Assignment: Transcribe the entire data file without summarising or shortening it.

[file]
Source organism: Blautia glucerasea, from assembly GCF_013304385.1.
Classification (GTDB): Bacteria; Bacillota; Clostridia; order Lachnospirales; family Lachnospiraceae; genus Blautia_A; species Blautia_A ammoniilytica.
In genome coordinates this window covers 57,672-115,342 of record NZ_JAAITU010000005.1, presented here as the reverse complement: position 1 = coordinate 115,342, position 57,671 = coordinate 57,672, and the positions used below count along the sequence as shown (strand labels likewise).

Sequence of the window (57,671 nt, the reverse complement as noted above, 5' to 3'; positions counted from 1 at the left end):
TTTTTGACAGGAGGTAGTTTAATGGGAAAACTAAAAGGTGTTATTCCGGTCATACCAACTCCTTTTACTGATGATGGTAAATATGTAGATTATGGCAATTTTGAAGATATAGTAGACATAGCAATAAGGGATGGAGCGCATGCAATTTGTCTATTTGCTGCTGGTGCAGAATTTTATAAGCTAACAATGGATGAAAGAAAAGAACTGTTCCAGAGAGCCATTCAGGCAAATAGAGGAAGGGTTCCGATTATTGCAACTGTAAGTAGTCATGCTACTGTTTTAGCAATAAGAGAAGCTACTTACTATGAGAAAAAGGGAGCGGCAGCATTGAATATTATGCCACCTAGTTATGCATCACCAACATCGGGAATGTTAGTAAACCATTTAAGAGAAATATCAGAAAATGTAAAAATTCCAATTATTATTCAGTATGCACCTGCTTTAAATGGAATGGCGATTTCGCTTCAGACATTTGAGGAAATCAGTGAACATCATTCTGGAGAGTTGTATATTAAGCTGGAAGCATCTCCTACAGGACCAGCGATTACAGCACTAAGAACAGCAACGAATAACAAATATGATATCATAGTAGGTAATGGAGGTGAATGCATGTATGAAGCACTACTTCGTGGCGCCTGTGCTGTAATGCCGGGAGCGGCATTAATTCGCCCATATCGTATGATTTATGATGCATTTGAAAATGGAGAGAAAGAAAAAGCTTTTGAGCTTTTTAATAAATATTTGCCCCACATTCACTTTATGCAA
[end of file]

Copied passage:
Source organism: Blautia glucerasea, from assembly GCF_013304385.1.
Classification (GTDB): Bacteria; Bacillota; Clostridia; order Lachnospirales; family Lachnospiraceae; genus Blautia_A; species Blautia_A ammoniilytica.
In genome coordinates this window covers 57,672-115,342 of record NZ_JAAITU010000005.1, presented here as the reverse complement: position 1 = coordinate 115,342, position 57,671 = coordinate 57,672, and the positions used below count along the sequence as shown (strand labels likewise).

Sequence of the window (57,671 nt, the reverse complement as noted above, 5' to 3'; positions counted from 1 at the left end):
TTTTTGACAGGAGGTAGTTTAATGGGAAAACTAAAAGGTGTTATTCCGGTCATACCAACTCCTTTTACTGATGATGGTAAATATGTAGATTATGGCAATTTTGAAGATATAGTAGACATAGCAATAAGGGATGGAGCGCATGCAATTTGTCTATTTGCTGCTGGTGCAGAATTTTATAAGCTAACAATGGATGAAAGAAAAGAACTGTTCCAGAGAGCCATTCAGGCAAATAGAGGAAGGGTTCCGATTATTGCAACTGTAAGTAGTCATGCTACTGTTTTAGCAATAAGAGAAGCTACTTACTATGAGAAAAAGGGAGCGGCAGCATTGAATATTATGCCACCTAGTTATGCATCACCAACATCGGGAATGTTAGTAAACCATTTAAGAGAAATATCAGAAAATGTAAAAATTCCAATTATTATTCAGTATGCACCTGCTTTAAATGGAATGGCGATTTCGCTTCAGACATTTGAGGAAATCAGTGAACATCATTCTGGAGAGTTGTATATTAAGCTGGAAGCATCTCCTACAGGACCAGCGATTACAGCACTAAGAACAGCAACGAATAACAAATATGATATCATAGTAGGTAATGGAGGTGAATGCATGTATGAAGCACTACTTCGTGGCGCCTGTGCTGTAATGCCGGGAGCGGCATTAATTCGCCCATATCGTATGATTTATGATGCATTTGAAAATGGAGAGAAAGAAAAAGCTTTTGAGCTTTTTAATAAATATTTGCCCCACATTCACTTTATGCAA